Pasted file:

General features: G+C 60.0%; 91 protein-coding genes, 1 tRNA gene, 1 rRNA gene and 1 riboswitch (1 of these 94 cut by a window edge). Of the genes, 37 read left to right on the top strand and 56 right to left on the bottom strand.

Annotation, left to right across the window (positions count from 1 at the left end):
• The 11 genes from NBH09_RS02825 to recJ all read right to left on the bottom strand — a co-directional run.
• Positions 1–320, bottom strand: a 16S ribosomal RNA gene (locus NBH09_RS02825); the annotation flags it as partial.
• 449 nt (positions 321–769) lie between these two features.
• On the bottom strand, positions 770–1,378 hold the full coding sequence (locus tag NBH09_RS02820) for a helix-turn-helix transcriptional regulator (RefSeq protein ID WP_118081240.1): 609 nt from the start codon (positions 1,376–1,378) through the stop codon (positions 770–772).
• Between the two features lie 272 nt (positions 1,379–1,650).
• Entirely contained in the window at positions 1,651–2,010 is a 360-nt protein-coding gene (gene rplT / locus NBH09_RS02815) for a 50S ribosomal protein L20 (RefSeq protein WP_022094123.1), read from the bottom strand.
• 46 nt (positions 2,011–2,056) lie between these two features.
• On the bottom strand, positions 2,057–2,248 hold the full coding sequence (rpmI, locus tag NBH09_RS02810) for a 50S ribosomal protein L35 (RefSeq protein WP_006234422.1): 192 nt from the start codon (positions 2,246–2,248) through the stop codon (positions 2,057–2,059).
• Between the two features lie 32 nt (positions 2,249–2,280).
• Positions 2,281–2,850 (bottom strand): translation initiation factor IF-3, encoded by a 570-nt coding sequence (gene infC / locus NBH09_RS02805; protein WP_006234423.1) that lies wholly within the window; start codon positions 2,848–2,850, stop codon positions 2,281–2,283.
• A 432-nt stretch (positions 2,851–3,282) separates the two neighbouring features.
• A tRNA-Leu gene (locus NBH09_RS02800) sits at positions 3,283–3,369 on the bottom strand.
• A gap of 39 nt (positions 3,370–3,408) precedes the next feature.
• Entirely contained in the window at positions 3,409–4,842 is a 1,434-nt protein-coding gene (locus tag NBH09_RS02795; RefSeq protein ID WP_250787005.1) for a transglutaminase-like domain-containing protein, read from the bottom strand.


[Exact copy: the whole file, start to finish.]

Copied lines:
General features: G+C 60.0%; 91 protein-coding genes, 1 tRNA gene, 1 rRNA gene and 1 riboswitch (1 of these 94 cut by a window edge). Of the genes, 37 read left to right on the top strand and 56 right to left on the bottom strand.

Annotation, left to right across the window (positions count from 1 at the left end):
• The 11 genes from NBH09_RS02825 to recJ all read right to left on the bottom strand — a co-directional run.
• Positions 1–320, bottom strand: a 16S ribosomal RNA gene (locus NBH09_RS02825); the annotation flags it as partial.
• 449 nt (positions 321–769) lie between these two features.
• On the bottom strand, positions 770–1,378 hold the full coding sequence (locus tag NBH09_RS02820) for a helix-turn-helix transcriptional regulator (RefSeq protein ID WP_118081240.1): 609 nt from the start codon (positions 1,376–1,378) through the stop codon (positions 770–772).
• Between the two features lie 272 nt (positions 1,379–1,650).
• Entirely contained in the window at positions 1,651–2,010 is a 360-nt protein-coding gene (gene rplT / locus NBH09_RS02815) for a 50S ribosomal protein L20 (RefSeq protein WP_022094123.1), read from the bottom strand.
• 46 nt (positions 2,011–2,056) lie between these two features.
• On the bottom strand, positions 2,057–2,248 hold the full coding sequence (rpmI, locus tag NBH09_RS02810) for a 50S ribosomal protein L35 (RefSeq protein WP_006234422.1): 192 nt from the start codon (positions 2,246–2,248) through the stop codon (positions 2,057–2,059).
• Between the two features lie 32 nt (positions 2,249–2,280).
• Positions 2,281–2,850 (bottom strand): translation initiation factor IF-3, encoded by a 570-nt coding sequence (gene infC / locus NBH09_RS02805; protein WP_006234423.1) that lies wholly within the window; start codon positions 2,848–2,850, stop codon positions 2,281–2,283.
• A 432-nt stretch (positions 2,851–3,282) separates the two neighbouring features.
• A tRNA-Leu gene (locus NBH09_RS02800) sits at positions 3,283–3,369 on the bottom strand.
• A gap of 39 nt (positions 3,370–3,408) precedes the next feature.
• Entirely contained in the window at positions 3,409–4,842 is a 1,434-nt protein-coding gene (locus tag NBH09_RS02795; RefSeq protein ID WP_250787005.1) for a transglutaminase-like domain-containing protein, read from the bottom strand.